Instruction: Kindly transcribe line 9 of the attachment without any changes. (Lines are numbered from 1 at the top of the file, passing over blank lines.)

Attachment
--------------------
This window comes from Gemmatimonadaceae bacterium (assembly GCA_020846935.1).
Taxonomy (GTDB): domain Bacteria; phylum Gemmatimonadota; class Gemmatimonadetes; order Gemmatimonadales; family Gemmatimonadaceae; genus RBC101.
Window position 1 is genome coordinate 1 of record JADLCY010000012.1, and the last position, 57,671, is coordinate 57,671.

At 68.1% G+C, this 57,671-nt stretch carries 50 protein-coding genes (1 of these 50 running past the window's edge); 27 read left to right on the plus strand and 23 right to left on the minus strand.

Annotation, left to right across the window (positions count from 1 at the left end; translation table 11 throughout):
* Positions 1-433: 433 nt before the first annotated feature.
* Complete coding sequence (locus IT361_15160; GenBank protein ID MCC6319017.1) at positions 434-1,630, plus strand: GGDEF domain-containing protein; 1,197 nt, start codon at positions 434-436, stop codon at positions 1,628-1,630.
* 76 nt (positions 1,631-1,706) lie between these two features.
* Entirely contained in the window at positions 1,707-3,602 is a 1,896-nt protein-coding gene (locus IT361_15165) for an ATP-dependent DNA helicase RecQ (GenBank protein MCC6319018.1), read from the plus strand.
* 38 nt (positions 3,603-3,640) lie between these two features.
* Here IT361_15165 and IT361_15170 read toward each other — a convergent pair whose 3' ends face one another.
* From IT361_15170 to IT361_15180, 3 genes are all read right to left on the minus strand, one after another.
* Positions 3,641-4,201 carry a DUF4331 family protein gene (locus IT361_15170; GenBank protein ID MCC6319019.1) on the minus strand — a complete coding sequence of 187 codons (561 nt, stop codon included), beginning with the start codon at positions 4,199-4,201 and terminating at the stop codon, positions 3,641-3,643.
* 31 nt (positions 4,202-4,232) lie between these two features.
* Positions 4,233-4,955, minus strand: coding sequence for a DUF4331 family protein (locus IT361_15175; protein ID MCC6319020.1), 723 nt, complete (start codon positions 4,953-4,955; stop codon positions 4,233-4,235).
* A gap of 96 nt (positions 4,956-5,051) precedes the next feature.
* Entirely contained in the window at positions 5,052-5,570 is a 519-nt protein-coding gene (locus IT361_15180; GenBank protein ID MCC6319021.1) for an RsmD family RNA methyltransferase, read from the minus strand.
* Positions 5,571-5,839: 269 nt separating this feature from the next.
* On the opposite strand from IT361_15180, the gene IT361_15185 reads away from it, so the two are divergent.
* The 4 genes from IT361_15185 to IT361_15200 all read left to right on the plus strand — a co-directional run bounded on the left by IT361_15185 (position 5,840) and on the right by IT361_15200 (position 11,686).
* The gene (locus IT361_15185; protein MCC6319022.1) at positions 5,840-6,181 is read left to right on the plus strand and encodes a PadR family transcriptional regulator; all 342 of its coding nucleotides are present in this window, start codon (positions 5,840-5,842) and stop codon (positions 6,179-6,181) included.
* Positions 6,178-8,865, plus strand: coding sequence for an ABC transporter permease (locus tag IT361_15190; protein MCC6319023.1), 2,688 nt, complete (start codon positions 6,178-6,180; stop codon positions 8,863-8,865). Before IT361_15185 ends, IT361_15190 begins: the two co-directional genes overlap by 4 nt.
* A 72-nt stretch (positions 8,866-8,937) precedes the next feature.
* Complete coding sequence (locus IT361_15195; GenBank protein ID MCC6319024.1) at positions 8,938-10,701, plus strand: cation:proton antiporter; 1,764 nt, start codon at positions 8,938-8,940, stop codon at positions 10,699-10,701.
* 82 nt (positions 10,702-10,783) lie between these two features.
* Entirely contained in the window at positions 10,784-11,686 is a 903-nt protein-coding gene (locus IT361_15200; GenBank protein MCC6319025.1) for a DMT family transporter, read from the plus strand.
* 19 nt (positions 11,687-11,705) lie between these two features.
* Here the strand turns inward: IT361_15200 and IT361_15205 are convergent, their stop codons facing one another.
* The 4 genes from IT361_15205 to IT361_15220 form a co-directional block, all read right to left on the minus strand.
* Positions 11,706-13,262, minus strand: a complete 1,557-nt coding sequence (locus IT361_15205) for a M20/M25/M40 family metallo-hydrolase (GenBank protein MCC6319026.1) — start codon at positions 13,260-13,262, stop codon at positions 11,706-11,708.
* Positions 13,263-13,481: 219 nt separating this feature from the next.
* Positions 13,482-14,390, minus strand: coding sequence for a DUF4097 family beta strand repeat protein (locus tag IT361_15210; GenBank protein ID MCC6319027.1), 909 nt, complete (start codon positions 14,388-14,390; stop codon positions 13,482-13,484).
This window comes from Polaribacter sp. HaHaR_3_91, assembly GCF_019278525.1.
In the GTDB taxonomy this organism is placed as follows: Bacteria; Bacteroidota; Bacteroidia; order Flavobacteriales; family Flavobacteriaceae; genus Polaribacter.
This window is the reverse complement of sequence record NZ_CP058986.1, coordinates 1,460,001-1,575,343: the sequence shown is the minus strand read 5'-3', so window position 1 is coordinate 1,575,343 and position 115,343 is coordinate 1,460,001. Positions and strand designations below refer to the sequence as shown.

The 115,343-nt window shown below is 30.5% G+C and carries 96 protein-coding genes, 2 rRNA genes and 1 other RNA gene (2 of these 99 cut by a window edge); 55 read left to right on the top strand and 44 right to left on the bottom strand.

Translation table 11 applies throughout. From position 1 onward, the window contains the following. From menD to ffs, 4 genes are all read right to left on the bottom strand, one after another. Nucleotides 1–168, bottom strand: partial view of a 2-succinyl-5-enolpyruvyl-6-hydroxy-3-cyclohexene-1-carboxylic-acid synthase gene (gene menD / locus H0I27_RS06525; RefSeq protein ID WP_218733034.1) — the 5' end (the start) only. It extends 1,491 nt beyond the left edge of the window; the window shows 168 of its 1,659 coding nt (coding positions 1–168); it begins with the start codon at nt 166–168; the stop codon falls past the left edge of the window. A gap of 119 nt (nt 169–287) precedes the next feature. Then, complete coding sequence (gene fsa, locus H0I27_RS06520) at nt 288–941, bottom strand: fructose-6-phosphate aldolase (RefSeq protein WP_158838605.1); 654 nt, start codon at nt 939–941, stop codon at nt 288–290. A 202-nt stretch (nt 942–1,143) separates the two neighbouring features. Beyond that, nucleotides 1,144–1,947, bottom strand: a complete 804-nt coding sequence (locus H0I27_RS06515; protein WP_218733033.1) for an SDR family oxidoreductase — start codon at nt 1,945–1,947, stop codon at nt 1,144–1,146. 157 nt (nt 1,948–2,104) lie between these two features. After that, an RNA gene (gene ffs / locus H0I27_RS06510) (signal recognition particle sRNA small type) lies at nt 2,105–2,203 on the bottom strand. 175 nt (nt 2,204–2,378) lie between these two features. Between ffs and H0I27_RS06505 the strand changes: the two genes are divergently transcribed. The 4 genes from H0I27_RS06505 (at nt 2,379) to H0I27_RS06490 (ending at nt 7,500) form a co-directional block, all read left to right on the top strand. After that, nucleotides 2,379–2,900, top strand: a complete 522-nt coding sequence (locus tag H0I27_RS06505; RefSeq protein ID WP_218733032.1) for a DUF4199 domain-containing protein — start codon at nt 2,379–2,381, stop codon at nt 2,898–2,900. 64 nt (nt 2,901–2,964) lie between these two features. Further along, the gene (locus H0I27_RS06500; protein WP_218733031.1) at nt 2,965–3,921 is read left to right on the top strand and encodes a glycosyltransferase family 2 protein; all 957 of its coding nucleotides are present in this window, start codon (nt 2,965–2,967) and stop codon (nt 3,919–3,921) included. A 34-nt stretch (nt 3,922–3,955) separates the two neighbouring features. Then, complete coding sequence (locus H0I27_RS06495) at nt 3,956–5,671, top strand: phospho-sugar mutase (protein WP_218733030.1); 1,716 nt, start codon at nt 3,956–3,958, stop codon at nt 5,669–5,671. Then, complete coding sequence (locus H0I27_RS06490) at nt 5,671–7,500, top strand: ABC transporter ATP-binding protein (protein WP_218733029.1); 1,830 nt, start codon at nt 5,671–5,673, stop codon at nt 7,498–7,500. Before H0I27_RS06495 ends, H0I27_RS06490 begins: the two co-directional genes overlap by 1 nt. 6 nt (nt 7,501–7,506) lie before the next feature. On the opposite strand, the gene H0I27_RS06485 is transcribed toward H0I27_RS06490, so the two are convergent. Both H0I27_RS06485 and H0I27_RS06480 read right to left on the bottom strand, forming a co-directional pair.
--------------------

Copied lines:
* Entirely contained in the window at positions 1,707-3,602 is a 1,896-nt protein-coding gene (locus IT361_15165) for an ATP-dependent DNA helicase RecQ (GenBank protein MCC6319018.1), read from the plus strand.